Future City Monthly Updates


Last call for Teams!

Please be sure to register your teams (homeschool teams welcome!) by October 31, 2021 this year.  The deadline is coming up and the October 31 registration date is mandatory.  We are excited to have your and your team join us this year as we explore how to design a waste-free city using the principles of a circular economy. 

We have a record number of teams and schools joining the Missouri Future City Competition this year!  For teachers and organizations not sure if they want to jump in completely, there is a non-competition option to consider.  The non-competition option allows you access to Future City resources including SimCity codes to help your students learn more about the communities they live in!

A few years ago, we had a team that took the “Power of Public Spaces” theme to their own community.  After the Future City competition, they revitalized a city park!  The waste-free city theme highlights not only the improvements we can make for urban living but also helps students discover new ways that everyday habits can reduce the amount of waste at home. 

We are also looking for some additional judges this year!  Know anyone who might like to help us out?  These individuals can be engineers, project managers, city planners, and educators that would like to help evaluate the good work that the teams do.  Please email missouri@futurecity.org or create an account at

www.futurecity.org and select judge.  We’ll follow up with all judges to make sure they are trained in their area of expertise.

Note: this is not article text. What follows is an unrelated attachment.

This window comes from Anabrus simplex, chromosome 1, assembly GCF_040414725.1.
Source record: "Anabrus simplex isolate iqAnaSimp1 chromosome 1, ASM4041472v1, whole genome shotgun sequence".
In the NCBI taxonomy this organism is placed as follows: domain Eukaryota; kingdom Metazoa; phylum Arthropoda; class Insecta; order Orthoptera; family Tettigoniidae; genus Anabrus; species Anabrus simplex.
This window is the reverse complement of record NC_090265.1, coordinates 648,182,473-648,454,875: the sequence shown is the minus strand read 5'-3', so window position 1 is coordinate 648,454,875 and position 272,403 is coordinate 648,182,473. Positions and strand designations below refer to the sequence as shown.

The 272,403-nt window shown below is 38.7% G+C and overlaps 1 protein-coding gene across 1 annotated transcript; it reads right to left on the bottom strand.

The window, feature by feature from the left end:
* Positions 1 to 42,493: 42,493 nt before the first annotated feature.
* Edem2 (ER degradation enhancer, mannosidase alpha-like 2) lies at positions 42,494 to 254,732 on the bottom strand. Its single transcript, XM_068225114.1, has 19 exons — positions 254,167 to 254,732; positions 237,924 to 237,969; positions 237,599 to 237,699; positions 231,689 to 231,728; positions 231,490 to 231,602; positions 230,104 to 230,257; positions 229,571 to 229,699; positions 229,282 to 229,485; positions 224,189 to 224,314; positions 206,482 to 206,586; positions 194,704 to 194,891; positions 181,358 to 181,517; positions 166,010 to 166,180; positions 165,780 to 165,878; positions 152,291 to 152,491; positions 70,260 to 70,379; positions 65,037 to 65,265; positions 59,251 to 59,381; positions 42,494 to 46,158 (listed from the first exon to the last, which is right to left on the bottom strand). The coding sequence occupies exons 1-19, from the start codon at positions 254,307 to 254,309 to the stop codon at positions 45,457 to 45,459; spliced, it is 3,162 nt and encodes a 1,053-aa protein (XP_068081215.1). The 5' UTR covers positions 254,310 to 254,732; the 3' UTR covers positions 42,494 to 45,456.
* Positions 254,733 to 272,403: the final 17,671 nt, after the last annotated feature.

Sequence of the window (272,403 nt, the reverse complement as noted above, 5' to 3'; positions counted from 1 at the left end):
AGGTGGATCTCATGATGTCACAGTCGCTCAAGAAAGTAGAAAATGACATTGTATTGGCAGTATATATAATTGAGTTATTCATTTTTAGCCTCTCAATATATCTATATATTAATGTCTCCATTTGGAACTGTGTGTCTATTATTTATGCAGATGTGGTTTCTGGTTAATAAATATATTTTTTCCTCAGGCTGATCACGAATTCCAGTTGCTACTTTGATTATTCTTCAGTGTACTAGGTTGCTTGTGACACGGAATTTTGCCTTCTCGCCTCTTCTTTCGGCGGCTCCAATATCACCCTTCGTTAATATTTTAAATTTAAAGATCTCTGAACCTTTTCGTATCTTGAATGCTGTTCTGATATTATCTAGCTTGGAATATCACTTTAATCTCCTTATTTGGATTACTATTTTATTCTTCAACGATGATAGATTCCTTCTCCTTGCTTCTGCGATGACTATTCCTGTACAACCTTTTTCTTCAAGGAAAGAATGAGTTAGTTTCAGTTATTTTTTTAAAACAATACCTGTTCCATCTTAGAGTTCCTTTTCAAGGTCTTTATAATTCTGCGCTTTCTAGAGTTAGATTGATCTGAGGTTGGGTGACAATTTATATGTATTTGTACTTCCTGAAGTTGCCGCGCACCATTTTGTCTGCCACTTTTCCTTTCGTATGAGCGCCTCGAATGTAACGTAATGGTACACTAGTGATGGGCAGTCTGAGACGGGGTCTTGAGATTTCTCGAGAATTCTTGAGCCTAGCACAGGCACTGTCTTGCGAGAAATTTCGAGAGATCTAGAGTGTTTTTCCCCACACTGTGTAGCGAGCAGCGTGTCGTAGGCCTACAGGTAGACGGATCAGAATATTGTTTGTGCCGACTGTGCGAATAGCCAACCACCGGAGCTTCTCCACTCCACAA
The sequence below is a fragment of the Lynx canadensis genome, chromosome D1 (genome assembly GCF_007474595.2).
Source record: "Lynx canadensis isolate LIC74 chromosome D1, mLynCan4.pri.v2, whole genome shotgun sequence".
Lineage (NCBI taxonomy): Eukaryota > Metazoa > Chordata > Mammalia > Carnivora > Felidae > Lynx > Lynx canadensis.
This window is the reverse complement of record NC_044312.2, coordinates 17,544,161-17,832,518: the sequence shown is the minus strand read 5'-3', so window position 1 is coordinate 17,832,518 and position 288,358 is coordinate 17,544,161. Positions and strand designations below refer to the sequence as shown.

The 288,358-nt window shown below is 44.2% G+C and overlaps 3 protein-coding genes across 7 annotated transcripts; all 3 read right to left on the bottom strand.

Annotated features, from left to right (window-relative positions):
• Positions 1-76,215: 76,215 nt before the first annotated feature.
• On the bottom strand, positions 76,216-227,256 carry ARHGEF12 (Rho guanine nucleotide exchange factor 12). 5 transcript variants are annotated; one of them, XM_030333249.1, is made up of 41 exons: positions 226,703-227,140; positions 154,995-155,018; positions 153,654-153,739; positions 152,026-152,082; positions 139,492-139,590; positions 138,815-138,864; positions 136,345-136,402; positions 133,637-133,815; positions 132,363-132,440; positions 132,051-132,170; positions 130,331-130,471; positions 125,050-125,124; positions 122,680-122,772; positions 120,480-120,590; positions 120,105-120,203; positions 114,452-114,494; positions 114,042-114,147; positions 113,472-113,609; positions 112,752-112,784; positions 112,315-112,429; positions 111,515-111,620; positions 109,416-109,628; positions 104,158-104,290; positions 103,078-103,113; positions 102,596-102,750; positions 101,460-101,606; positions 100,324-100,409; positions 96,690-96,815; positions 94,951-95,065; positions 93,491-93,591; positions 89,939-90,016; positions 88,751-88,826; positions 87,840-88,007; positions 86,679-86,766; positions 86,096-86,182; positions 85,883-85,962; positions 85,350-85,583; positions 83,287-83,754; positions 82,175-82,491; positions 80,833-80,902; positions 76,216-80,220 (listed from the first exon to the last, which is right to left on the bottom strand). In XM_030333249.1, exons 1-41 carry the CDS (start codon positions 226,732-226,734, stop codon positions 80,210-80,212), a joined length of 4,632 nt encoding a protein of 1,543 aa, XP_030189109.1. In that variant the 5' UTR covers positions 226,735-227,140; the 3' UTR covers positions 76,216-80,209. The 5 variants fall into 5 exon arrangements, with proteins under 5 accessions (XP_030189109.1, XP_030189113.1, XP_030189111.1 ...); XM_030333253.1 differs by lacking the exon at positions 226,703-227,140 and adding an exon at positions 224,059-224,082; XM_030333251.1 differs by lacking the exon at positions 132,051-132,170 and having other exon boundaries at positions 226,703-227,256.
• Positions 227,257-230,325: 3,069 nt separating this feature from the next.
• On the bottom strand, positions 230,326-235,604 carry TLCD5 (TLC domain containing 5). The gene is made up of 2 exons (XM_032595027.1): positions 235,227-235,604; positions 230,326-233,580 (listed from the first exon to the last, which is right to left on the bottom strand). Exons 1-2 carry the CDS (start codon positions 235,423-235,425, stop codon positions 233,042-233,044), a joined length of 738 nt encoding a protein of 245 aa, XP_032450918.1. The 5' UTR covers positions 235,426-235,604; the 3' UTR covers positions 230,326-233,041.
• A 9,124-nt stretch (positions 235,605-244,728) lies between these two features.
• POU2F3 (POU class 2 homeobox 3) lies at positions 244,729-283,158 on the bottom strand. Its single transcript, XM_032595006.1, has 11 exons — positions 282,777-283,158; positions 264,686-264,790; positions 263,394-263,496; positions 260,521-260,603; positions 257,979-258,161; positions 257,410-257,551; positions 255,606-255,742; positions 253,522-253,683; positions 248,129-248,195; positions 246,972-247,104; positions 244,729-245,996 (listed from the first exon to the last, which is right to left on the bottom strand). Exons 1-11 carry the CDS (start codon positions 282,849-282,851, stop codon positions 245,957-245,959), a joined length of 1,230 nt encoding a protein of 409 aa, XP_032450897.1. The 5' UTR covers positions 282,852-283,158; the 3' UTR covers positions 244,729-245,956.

Learn more about waste-free cities here.

Register for the 2021-2022 Future City Competition here.


Planning is Underway

Planning is underway for the 5th Missouri Future City Competition.  We’re so excited to reach this milestone!  We are planning for an in-person competition on the Missouri S&T campus on Saturday, January 15, 2022.  COVID considerations will be in effect.  As we all shepherd our students through this time, please reach out if you have any questions about event protocol or concerns regarding the in-person competition.  Since we can not tell the future, we are also setting up a backup plan that will include a virtual competition if the circumstances require that action.

  • December 17, 2021 – City Essay
  • December 17, 2021 – Project Plan 1: Set Goals
  • December 17, 2021 – Project Plan 2: Create a Schedule
  • December 17, 2021 – Project Plan 3: Conduct Check-Ins
  • January 7, 2022 – Project Plan 4: Reflect on Project
  • January 8, 2022 – City Video Presentation
  • January 15, 2022 – Missouri Future City Competition (in-person at Missouri S&T)
  • January 15, 2022 – City Model (at Competition)
  • January 15, 2022 – City Presentation (at Competition)*
  • January 15, 2022 – City Q&A (at Competition)

*Please note that we are requesting a City Video Presentation upload by January 8, 2022.  We are requesting this as a back up pending the COVID situation.  If your team comes to competition on January 15, 2022, they will make a presentation to the judges at that time.  Missouri January weather is always a challenge and as the national Future City Competition has returned to a February event, the regions are back to a January timeframe.  Having the video presentation on hand will help ensure participation from all teams regardless of COVID situation.

The registration deadline is October 31, 2021.  Please note that there is a new contact management system in use for the Future City Competition.  This year you are required to create a new account.  There are a number of new features in the program.  Take some time to look around in the program and see what it can do for you!  If you have any questions, please email missouri@futurecity.org